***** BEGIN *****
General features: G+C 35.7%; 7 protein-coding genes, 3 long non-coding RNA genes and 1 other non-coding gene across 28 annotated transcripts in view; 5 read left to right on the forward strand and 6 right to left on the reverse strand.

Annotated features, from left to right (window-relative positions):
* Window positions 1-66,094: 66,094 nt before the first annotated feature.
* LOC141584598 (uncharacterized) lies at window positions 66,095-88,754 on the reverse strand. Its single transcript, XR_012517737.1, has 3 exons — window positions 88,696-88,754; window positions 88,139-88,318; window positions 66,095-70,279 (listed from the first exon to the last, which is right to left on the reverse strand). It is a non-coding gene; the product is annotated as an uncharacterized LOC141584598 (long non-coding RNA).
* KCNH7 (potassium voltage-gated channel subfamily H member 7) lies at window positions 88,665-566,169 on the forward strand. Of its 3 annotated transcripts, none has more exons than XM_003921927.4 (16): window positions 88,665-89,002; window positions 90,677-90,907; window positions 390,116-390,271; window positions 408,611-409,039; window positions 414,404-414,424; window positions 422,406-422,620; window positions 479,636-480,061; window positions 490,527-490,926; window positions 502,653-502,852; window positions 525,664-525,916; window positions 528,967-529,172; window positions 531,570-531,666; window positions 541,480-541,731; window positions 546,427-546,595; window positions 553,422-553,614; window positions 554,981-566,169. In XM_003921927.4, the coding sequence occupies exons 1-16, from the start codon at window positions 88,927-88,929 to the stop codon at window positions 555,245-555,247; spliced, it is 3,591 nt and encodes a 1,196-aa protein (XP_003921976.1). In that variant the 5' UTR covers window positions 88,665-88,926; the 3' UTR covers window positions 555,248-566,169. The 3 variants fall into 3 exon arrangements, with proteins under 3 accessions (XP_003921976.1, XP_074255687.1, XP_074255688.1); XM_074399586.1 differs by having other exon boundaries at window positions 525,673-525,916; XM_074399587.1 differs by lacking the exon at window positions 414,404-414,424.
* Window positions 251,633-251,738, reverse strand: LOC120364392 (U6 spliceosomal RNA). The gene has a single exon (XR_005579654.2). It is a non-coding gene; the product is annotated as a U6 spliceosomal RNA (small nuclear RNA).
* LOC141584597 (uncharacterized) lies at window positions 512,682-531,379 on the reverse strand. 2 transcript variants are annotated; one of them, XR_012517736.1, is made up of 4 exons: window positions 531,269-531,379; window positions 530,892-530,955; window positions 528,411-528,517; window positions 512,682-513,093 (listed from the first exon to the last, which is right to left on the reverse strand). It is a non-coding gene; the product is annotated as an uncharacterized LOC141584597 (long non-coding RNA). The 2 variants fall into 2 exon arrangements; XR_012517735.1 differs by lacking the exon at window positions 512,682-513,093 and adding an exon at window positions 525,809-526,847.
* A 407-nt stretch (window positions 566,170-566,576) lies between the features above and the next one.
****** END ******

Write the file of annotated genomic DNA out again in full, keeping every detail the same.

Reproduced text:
General features: G+C 35.7%; 7 protein-coding genes, 3 long non-coding RNA genes and 1 other non-coding gene across 28 annotated transcripts in view; 5 read left to right on the forward strand and 6 right to left on the reverse strand.

Annotated features, from left to right (window-relative positions):
* Window positions 1-66,094: 66,094 nt before the first annotated feature.
* LOC141584598 (uncharacterized) lies at window positions 66,095-88,754 on the reverse strand. Its single transcript, XR_012517737.1, has 3 exons — window positions 88,696-88,754; window positions 88,139-88,318; window positions 66,095-70,279 (listed from the first exon to the last, which is right to left on the reverse strand). It is a non-coding gene; the product is annotated as an uncharacterized LOC141584598 (long non-coding RNA).
* KCNH7 (potassium voltage-gated channel subfamily H member 7) lies at window positions 88,665-566,169 on the forward strand. Of its 3 annotated transcripts, none has more exons than XM_003921927.4 (16): window positions 88,665-89,002; window positions 90,677-90,907; window positions 390,116-390,271; window positions 408,611-409,039; window positions 414,404-414,424; window positions 422,406-422,620; window positions 479,636-480,061; window positions 490,527-490,926; window positions 502,653-502,852; window positions 525,664-525,916; window positions 528,967-529,172; window positions 531,570-531,666; window positions 541,480-541,731; window positions 546,427-546,595; window positions 553,422-553,614; window positions 554,981-566,169. In XM_003921927.4, the coding sequence occupies exons 1-16, from the start codon at window positions 88,927-88,929 to the stop codon at window positions 555,245-555,247; spliced, it is 3,591 nt and encodes a 1,196-aa protein (XP_003921976.1). In that variant the 5' UTR covers window positions 88,665-88,926; the 3' UTR covers window positions 555,248-566,169. The 3 variants fall into 3 exon arrangements, with proteins under 3 accessions (XP_003921976.1, XP_074255687.1, XP_074255688.1); XM_074399586.1 differs by having other exon boundaries at window positions 525,673-525,916; XM_074399587.1 differs by lacking the exon at window positions 414,404-414,424.
* Window positions 251,633-251,738, reverse strand: LOC120364392 (U6 spliceosomal RNA). The gene has a single exon (XR_005579654.2). It is a non-coding gene; the product is annotated as a U6 spliceosomal RNA (small nuclear RNA).
* LOC141584597 (uncharacterized) lies at window positions 512,682-531,379 on the reverse strand. 2 transcript variants are annotated; one of them, XR_012517736.1, is made up of 4 exons: window positions 531,269-531,379; window positions 530,892-530,955; window positions 528,411-528,517; window positions 512,682-513,093 (listed from the first exon to the last, which is right to left on the reverse strand). It is a non-coding gene; the product is annotated as an uncharacterized LOC141584597 (long non-coding RNA). The 2 variants fall into 2 exon arrangements; XR_012517735.1 differs by lacking the exon at window positions 512,682-513,093 and adding an exon at window positions 525,809-526,847.
* A 407-nt stretch (window positions 566,170-566,576) lies between the features above and the next one.